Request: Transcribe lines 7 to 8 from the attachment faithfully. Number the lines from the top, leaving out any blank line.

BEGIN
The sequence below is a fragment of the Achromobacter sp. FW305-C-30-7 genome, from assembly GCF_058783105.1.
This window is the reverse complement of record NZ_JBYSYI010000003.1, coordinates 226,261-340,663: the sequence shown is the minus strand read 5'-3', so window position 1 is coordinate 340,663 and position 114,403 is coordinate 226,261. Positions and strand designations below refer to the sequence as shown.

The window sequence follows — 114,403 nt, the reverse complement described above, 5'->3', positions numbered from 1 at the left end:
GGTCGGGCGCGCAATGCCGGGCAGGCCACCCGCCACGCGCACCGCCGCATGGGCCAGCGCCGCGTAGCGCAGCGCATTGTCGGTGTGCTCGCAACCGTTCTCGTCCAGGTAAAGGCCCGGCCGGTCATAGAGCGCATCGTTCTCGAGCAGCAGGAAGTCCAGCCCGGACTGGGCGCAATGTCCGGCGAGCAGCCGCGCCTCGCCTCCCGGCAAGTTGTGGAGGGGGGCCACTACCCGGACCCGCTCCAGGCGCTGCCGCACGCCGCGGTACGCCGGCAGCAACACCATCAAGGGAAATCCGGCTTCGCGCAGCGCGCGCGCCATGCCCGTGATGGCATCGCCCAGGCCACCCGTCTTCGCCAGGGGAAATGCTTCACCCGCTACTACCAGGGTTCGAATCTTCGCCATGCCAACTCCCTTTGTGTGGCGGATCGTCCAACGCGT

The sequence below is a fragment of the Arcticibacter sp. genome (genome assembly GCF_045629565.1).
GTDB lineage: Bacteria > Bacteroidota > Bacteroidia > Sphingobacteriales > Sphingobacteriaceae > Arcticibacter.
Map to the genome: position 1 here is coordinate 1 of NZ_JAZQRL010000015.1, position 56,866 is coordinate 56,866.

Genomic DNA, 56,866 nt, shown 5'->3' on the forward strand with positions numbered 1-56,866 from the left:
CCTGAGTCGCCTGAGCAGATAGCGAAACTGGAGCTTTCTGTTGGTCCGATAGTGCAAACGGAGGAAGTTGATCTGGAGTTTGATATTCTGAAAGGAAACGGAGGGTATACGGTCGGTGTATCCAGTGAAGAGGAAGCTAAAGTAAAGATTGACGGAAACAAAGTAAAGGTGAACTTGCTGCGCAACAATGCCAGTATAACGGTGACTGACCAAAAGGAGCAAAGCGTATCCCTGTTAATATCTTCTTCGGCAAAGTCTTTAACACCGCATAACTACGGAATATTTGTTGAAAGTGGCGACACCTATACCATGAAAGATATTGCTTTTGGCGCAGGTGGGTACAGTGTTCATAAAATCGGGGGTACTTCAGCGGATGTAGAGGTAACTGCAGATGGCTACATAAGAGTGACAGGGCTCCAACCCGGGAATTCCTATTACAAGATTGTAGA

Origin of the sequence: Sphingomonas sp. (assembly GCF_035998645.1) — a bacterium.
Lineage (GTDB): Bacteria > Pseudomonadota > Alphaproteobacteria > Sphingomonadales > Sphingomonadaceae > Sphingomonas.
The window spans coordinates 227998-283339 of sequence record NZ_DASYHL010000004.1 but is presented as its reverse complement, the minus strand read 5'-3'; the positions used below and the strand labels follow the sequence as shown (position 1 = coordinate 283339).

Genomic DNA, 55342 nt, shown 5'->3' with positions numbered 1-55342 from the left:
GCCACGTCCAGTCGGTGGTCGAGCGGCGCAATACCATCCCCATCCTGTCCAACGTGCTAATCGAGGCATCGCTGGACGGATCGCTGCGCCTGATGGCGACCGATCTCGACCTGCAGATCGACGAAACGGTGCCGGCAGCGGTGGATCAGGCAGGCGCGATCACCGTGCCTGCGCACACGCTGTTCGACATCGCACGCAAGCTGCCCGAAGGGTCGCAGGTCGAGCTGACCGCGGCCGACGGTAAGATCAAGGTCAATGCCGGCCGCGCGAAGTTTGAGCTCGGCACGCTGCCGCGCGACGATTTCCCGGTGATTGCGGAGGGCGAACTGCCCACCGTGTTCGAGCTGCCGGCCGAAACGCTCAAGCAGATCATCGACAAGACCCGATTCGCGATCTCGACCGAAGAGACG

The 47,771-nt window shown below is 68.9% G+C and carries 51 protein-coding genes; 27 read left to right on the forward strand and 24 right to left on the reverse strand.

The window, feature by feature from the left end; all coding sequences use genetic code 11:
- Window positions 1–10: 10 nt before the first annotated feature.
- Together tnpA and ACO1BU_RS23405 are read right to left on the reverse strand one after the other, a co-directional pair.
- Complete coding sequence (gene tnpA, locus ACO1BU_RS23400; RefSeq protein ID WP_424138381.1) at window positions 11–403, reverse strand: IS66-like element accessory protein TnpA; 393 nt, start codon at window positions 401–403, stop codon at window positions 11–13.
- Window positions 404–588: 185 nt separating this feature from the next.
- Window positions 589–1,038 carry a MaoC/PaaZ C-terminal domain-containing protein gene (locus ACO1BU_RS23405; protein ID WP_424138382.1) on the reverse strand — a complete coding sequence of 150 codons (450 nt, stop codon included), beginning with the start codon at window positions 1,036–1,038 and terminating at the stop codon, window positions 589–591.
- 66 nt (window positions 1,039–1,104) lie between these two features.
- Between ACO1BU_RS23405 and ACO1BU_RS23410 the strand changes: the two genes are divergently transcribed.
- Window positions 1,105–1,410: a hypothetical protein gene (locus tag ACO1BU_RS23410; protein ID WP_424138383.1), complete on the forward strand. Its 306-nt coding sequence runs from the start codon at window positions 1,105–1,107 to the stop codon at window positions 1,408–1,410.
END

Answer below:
Map to the genome: position 1 here is coordinate 1 of NZ_JAZQRL010000015.1, position 56,866 is coordinate 56,866.

Genomic DNA, 56,866 nt, shown 5'->3' on the forward strand with positions numbered 1-56,866 from the left: